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Climate

AM Briefing: Overtime at COP28

On the conference's stalemate, a new youth lawsuit, and Ford's production cuts

AM Briefing: Overtime at COP28
Heatmap Illustration/Getty Images

Current conditions: It’s getting windy in Queensland as Tropical Cyclone Jasper approaches land. America’s chances of a white Christmas are looking increasingly slim. It’s cold but sunny in Washington, D.C., today, where Ukrainian President Zelensky will meet with President Biden.

THE TOP FIVE

1. COP28 runs into overtime

Negotiators at the COP28 climate summit remain divided over the text that will appear in the final deal to emerge from the conference, and in particular whether the text will call on countries to phase out fossil fuels. The conference was scheduled to end this morning but is running into overtime. Yesterday an updated draft text was swiftly and widely condemned in part because it eliminated the “phase out” language in an attempt to appease Saudi Arabia, among other nations. This morning COP28 Director General Majid Al Suwaidi said that draft was just a starting point for talks. He added that the United Arab Emirates COP presidency wants the text to include fossil fuels but that in the end, it will be up to the nations in attendance to come to an agreement. A new draft of the text is expected sometime today.

Activist Licypriya Kangujam Youth climate activist Licypriya Kangujam interrupts COP28 demanding an end to fossil fuels. Sean Gallup/Getty Images

2. California children sue EPA over climate

A group of 18 kids in California is suing the Environmental Protection Agency (EPA), accusing it of failing to protect them from the effects of climate change and therefore violating their constitutional rights. The lawsuit, Genesis B. v. United States Environmental Protection Agency, was filed by the Oregon-based nonprofit law firm Our Children’s Trust, the same firm that in August represented a group of Montana children in their successful landmark climate suit against that state. The Genesis suit calls climate change the “single greatest driver of the health of every child born today” and says young people are “actively being harmed and discriminated against by their government’s affirmative allowance of dangerous levels of climate pollution.” The plaintiffs don’t want compensation, but are asking “for various declarations about the environmental rights of children and the EPA's responsibility to protect them,” NPR reports.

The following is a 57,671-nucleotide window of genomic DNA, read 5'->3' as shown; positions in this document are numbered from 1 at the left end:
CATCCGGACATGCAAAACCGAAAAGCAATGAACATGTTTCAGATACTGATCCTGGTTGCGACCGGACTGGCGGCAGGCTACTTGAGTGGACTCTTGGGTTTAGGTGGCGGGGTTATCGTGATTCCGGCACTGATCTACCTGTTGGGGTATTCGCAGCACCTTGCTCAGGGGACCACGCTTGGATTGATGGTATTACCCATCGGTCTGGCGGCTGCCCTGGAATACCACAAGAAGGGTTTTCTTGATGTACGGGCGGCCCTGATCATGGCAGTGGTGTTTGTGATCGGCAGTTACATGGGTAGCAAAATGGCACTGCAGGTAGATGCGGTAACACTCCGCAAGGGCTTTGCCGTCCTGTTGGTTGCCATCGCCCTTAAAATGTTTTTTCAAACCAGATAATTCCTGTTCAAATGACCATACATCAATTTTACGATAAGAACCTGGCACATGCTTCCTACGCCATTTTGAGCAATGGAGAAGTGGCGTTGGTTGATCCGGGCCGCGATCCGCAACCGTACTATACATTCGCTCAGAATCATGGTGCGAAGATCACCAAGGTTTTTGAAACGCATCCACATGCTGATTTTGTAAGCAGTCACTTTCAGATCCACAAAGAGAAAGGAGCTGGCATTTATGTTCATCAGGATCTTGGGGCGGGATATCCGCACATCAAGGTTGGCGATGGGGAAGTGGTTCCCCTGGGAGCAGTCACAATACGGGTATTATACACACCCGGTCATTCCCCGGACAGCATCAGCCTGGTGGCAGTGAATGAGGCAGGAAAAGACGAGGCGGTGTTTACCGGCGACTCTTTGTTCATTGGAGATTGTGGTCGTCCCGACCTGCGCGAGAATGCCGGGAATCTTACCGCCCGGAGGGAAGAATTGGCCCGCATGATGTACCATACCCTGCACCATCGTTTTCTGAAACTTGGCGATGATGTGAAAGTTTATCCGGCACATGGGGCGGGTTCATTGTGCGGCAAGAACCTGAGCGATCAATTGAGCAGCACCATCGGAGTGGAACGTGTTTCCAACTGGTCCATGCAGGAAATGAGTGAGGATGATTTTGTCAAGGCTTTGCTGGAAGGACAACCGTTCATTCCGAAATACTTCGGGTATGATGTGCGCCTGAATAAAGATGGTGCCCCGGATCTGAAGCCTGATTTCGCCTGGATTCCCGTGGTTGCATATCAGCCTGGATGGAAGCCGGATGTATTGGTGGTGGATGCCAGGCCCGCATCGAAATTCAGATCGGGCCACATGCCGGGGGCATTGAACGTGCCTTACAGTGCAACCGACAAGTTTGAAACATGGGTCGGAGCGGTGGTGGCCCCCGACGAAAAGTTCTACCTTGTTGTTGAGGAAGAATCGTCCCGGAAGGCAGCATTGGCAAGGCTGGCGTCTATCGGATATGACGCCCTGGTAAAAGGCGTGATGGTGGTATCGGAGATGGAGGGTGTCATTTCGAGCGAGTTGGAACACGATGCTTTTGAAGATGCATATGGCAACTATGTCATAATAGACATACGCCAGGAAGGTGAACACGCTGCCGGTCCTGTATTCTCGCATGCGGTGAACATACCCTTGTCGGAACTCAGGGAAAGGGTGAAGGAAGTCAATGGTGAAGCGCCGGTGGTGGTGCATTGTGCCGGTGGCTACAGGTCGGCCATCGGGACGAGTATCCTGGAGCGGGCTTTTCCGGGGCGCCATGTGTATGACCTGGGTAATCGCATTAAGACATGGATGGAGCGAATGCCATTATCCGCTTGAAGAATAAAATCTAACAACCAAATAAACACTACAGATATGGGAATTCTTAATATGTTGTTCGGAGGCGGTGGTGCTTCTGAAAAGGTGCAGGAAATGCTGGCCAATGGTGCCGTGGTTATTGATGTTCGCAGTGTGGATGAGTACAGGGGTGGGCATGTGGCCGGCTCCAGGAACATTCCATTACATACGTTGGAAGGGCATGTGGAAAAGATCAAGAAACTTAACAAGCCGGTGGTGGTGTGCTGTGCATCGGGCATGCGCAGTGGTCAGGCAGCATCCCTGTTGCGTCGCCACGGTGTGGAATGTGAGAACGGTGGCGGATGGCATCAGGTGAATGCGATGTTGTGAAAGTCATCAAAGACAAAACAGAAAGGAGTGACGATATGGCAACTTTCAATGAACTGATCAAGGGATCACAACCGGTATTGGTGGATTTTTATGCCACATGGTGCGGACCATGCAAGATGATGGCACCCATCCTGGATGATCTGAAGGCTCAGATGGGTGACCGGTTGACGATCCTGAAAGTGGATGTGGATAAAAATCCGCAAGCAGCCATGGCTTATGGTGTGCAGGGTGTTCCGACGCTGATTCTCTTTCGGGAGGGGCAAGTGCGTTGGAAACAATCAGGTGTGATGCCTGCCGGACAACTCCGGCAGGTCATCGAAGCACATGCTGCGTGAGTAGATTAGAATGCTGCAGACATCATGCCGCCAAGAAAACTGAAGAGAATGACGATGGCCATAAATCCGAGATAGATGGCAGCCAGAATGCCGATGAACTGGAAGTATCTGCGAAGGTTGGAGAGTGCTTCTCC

3. Ford to slash F-150 Lightning production in 2024

Ford will significantly scale back production of its F-150 Lightning electric pickup truck in 2024, Automotive News reports, citing an internal memo. The company had planned to make 3,200 trucks per week but will cut that in half to 1,600, “marking a major reversal after the automaker significantly increased plant capacity for the electric vehicle in 2023,” explains CNBC. EV sales continue to climb: F-150 Lightning sales are up 53% year over year. But even so, the pace of growth hasn’t matched some automakers’ ambitious expectations as prices and interest rates remain stubbornly high. As a result, companies including Ford are being forced to pull back on their EV investment and expansion plans. A Ford spokesperson said the company will “continue to match production with customer demand.”

4. Report reveals environmental risks for world’s freshwater fish

A quarter of the world’s freshwater fish are at risk of extinction due to environmental degradation, according to a new assessment from the International Union for Conservation of Nature (IUCN). Climate change and pollution pose some of the biggest threats to freshwater fish, but overfishing, dam construction, and invasive species also play a part. The assessment found that the global population of Atlantic salmon plummeted by 23% between 2006 and 2020. “Ensuring freshwater ecosystems are well managed, remain free-flowing with sufficient water, and good water quality is essential to stop species declines and maintain food security, livelihoods and economies in a climate resilient world,” says Kathy Hughes, co-chair of the IUCN SSC Freshwater Fish Specialist Group.

5. Europe’s power-production emissions are declining

Europe’s largest economies have managed to reduce carbon dioxide emissions from electricity production by nearly 25% over the last five years by switching from fossil fuels to renewables, Reutersreports, citing data from electricitymaps.com. Emissions from electricity generation across Germany, France, the United Kingdom, Italy, Spain, and the Netherlands have declined by 156 million tonnes in 2023 compared to 2018. “As every major European economy is set to expand renewables generation further each year through the rest of this decade, the region's overall carbon intensity will continue to decline, and will likely help the region emerge as the global hub for low-carbon electricity generation by 2030,” Reuters’ Gavin Maguire says.

THE KICKER

“While it may look broken in the short term, somehow this dysfunctional process can still deliver.” –Eve Tamme, a former climate negotiator for the European Commission, speaking to Heatmap’s Robinson Meyer on the future of COP.

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Jessica Hullinger

Jessica Hullinger is a freelance writer and editor who likes to think deeply about climate science and sustainability. She previously served as Global Deputy Editor for The Week, and her writing has been featured in publications including Fast Company, Popular Science, and Fortune. Jessica is originally from Indiana but lives in London. Read More

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